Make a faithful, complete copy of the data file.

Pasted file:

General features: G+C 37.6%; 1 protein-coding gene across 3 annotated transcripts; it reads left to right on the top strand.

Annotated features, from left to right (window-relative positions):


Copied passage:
General features: G+C 37.6%; 1 protein-coding gene across 3 annotated transcripts; it reads left to right on the top strand.

Annotated features, from left to right (window-relative positions):